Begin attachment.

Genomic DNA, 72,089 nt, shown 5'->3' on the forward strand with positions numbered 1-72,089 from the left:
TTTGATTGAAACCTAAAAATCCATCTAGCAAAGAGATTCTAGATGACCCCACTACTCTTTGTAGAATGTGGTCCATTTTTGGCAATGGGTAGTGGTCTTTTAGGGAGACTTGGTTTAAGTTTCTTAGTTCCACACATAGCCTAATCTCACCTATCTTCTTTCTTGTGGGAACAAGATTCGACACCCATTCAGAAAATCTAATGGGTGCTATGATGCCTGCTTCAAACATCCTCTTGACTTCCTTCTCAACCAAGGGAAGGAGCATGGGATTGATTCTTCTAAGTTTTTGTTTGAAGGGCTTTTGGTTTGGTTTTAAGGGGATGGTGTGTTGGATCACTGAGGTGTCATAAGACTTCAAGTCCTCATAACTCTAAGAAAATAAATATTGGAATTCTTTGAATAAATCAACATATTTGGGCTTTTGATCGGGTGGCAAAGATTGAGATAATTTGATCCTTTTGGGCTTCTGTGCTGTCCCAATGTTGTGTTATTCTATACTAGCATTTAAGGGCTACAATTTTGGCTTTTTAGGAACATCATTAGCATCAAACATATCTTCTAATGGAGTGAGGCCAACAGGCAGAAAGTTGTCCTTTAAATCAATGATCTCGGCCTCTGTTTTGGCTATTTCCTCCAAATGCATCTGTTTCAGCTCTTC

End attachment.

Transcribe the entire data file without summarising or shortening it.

Genomic DNA, 72,089 nt, shown 5'->3' on the forward strand with positions numbered 1-72,089 from the left:
TTTGATTGAAACCTAAAAATCCATCTAGCAAAGAGATTCTAGATGACCCCACTACTCTTTGTAGAATGTGGTCCATTTTTGGCAATGGGTAGTGGTCTTTTAGGGAGACTTGGTTTAAGTTTCTTAGTTCCACACATAGCCTAATCTCACCTATCTTCTTTCTTGTGGGAACAAGATTCGACACCCATTCAGAAAATCTAATGGGTGCTATGATGCCTGCTTCAAACATCCTCTTGACTTCCTTCTCAACCAAGGGAAGGAGCATGGGATTGATTCTTCTAAGTTTTTGTTTGAAGGGCTTTTGGTTTGGTTTTAAGGGGATGGTGTGTTGGATCACTGAGGTGTCATAAGACTTCAAGTCCTCATAACTCTAAGAAAATAAATATTGGAATTCTTTGAATAAATCAACATATTTGGGCTTTTGATCGGGTGGCAAAGATTGAGATAATTTGATCCTTTTGGGCTTCTGTGCTGTCCCAATGTTGTGTTATTCTATACTAGCATTTAAGGGCTACAATTTTGGCTTTTTAGGAACATCATTAGCATCAAACATATCTTCTAATGGAGTGAGGCCAACAGGCAGAAAGTTGTCCTTTAAATCAATGATCTCGGCCTCTGTTTTGGCTATTTCCTCCAAATGCATCTGTTTCAGCTCTTC